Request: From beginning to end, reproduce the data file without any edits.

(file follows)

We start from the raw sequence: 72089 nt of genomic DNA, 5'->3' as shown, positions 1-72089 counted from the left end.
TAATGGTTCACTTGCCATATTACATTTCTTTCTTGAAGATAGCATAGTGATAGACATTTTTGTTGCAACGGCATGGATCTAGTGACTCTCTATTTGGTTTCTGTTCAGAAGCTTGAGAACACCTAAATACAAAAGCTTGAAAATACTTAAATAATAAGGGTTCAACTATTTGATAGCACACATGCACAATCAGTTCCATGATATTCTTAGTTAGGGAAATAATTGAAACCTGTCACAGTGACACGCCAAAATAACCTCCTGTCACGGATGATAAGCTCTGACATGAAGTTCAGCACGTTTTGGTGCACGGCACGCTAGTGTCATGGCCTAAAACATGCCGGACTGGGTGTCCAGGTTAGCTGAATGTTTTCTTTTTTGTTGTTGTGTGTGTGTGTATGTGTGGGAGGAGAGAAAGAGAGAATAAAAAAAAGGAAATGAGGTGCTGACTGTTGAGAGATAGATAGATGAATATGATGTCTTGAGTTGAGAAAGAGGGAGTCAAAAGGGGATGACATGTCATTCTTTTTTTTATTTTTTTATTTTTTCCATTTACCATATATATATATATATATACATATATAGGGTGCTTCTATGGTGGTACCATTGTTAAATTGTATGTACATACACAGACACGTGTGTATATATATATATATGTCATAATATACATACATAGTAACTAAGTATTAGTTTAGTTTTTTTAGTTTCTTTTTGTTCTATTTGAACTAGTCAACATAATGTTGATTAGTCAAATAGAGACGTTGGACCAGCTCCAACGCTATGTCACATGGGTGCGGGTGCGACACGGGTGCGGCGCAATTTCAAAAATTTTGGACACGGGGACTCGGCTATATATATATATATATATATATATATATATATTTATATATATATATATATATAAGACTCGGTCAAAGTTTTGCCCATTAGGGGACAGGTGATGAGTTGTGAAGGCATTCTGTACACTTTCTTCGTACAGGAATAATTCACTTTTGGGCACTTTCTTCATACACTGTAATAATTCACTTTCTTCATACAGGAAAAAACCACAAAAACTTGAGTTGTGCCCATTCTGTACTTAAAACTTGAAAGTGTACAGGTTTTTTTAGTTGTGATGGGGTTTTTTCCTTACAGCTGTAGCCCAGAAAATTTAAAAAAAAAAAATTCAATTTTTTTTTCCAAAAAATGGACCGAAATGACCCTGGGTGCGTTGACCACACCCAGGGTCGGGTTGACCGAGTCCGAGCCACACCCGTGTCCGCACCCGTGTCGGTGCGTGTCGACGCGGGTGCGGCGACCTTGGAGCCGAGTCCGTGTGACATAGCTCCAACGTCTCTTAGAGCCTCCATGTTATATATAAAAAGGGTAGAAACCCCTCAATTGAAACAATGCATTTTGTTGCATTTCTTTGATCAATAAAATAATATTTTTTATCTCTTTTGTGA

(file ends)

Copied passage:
We start from the raw sequence: 72089 nt of genomic DNA, 5'->3' as shown, positions 1-72089 counted from the left end.
TAATGGTTCACTTGCCATATTACATTTCTTTCTTGAAGATAGCATAGTGATAGACATTTTTGTTGCAACGGCATGGATCTAGTGACTCTCTATTTGGTTTCTGTTCAGAAGCTTGAGAACACCTAAATACAAAAGCTTGAAAATACTTAAATAATAAGGGTTCAACTATTTGATAGCACACATGCACAATCAGTTCCATGATATTCTTAGTTAGGGAAATAATTGAAACCTGTCACAGTGACACGCCAAAATAACCTCCTGTCACGGATGATAAGCTCTGACATGAAGTTCAGCACGTTTTGGTGCACGGCACGCTAGTGTCATGGCCTAAAACATGCCGGACTGGGTGTCCAGGTTAGCTGAATGTTTTCTTTTTTGTTGTTGTGTGTGTGTGTATGTGTGGGAGGAGAGAAAGAGAGAATAAAAAAAAGGAAATGAGGTGCTGACTGTTGAGAGATAGATAGATGAATATGATGTCTTGAGTTGAGAAAGAGGGAGTCAAAAGGGGATGACATGTCATTCTTTTTTTTATTTTTTTATTTTTTCCATTTACCATATATATATATATATATACATATATAGGGTGCTTCTATGGTGGTACCATTGTTAAATTGTATGTACATACACAGACACGTGTGTATATATATATATATGTCATAATATACATACATAGTAACTAAGTATTAGTTTAGTTTTTTTAGTTTCTTTTTGTTCTATTTGAACTAGTCAACATAATGTTGATTAGTCAAATAGAGACGTTGGACCAGCTCCAACGCTATGTCACATGGGTGCGGGTGCGACACGGGTGCGGCGCAATTTCAAAAATTTTGGACACGGGGACTCGGCTATATATATATATATATATATATATATATATATTTATATATATATATATATATAAGACTCGGTCAAAGTTTTGCCCATTAGGGGACAGGTGATGAGTTGTGAAGGCATTCTGTACACTTTCTTCGTACAGGAATAATTCACTTTTGGGCACTTTCTTCATACACTGTAATAATTCACTTTCTTCATACAGGAAAAAACCACAAAAACTTGAGTTGTGCCCATTCTGTACTTAAAACTTGAAAGTGTACAGGTTTTTTTAGTTGTGATGGGGTTTTTTCCTTACAGCTGTAGCCCAGAAAATTTAAAAAAAAAAAATTCAATTTTTTTTTCCAAAAAATGGACCGAAATGACCCTGGGTGCGTTGACCACACCCAGGGTCGGGTTGACCGAGTCCGAGCCACACCCGTGTCCGCACCCGTGTCGGTGCGTGTCGACGCGGGTGCGGCGACCTTGGAGCCGAGTCCGTGTGACATAGCTCCAACGTCTCTTAGAGCCTCCATGTTATATATAAAAAGGGTAGAAACCCCTCAATTGAAACAATGCATTTTGTTGCATTTCTTTGATCAATAAAATAATATTTTTTATCTCTTTTGTGA